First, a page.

I have heard the Turkish Angora people refer to their cats as having a foreign body type (long and lean) in order to distinguish it from the oriental body type (long, lean, and tubular) The term is nowhere in the TUA standard, but they do define the body type in their standard contrast to the tubular bodies of an oriental cat.
post #12 of 26
What about the white??? I would say "dilute tortoiseshell with white".

Well, except for the tabby markings. Where are Abymummy and Goldenkitty? They know the markings and colors for sure!
post #13 of 26
I'm here

I'd rather see a stretched out cat (both sides) to confirm markings before I comment on color! At this moment, I can only say I see a blue, cream and white which technically should make her a dilute tortie or torbie and white ...it depends on how much white there is and how "marked" (striped or spotted) she is as well.

As for body type again a stretched out cat will confirm oriental or foreign type.
post #14 of 26
facially, she looks a great deal like Java did as a kitten.

Java has a definite foreign or oriental body/face type, altho not as extreme as the current Siamese.


post #15 of 26
Thread Starter 
I have tried to get some pictures just now
but she's determined to play with the camera







post #16 of 26
Definately a brown patched tabby (mackeral) - very very pretty markings. You might want to put her in a show when she's bigger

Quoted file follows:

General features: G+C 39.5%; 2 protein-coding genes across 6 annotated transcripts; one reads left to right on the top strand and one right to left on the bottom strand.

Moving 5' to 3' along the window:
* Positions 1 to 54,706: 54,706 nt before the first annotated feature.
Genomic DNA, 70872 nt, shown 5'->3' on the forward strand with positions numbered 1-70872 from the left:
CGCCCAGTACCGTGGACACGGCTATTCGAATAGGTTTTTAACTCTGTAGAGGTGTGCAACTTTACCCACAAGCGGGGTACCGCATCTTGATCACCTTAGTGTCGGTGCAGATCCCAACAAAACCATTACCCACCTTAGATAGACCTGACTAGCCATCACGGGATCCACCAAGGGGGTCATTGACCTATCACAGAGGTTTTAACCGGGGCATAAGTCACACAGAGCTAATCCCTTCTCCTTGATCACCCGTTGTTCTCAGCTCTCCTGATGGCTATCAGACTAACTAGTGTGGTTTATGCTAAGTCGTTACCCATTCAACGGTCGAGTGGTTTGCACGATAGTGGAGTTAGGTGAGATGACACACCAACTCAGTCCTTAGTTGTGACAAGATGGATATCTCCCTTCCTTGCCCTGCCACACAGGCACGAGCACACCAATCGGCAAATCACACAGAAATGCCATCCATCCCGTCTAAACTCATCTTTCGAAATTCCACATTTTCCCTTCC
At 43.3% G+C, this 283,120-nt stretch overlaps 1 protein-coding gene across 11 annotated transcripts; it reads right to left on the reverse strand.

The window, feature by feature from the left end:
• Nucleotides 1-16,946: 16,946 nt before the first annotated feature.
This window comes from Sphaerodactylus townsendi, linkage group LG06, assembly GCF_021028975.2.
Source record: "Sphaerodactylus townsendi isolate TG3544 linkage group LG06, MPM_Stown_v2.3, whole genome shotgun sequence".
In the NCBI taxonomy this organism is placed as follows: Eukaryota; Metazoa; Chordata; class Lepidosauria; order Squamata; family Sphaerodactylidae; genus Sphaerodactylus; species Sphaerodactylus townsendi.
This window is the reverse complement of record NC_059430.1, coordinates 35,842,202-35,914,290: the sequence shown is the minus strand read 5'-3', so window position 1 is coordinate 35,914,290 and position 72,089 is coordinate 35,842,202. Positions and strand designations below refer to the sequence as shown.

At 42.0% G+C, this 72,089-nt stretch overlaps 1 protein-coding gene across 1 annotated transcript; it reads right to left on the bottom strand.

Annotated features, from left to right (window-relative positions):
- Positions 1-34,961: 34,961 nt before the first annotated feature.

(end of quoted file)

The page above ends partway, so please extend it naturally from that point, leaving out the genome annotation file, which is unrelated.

post #17 of 26
She's beautiful Not an Oriental Shorthair, but I would say has a bit of an Oriental look to her
post #18 of 26
Thread Starter 
post #19 of 26
I'll have to revise my color - thought it was brown at first, but she probably is a dark Blue Mackeral Patched Tabby/White.

I didn't know she had kittens! Was assuming you have gotten her spayed long ago.
post #20 of 26
She's a Blue Cream Mackeral Tabby and white or for Americans a Blue Tortoishell Mackeral Tabby and white. As a kitten she looked to have a bit of silver in her, but I'd say no looking at her all grown up. I also wouldn't say dark blue, that's a fabulous shade.

She's essentially the same colour as my Exotic, Flutterby - except Flutterby is silver!







Flutterby has been mated to two studs (one silver, one not) and has produced 8 out of 11 kitens that have been silver/smoke, although she is low grade herself.
post #21 of 26
Well some of the blue color looks dark, some light. I could tell better in person
post #22 of 26
Thread Starter 
She had the kittens last night

I think its better to let cats have 1 litter before having them done
post #23 of 26
For future reference, cats do not need to have a litter before being spayed. It's best to get them done before their first heat cycle, kittens can be done once they weight 2lbs at around 8-10 weeks old.
post #24 of 26
Thread Starter 
i know they dont need to have kittens but i think its better for the cat

in the same way that its better for a woman to have a baby before
being spayed
post #25 of 26
Shonk, it isn't better for the cat, and could be worse - she could have problems giving birth, and you are letting her go through the pain of mating, pain of giving birth to take them away from her. They dont have maternal instincts like we do, so dont feel the need to have kittens. I have had so many mum cats who have been so much happier after the babies have gone and they have been spayed.
post #26 of 26
Aww those cats are all so cute. Very beautiful colors.
New Posts  All Forums:Forum Nav:
  Return Home
  Back to Forum: Showing and Ethical Breeding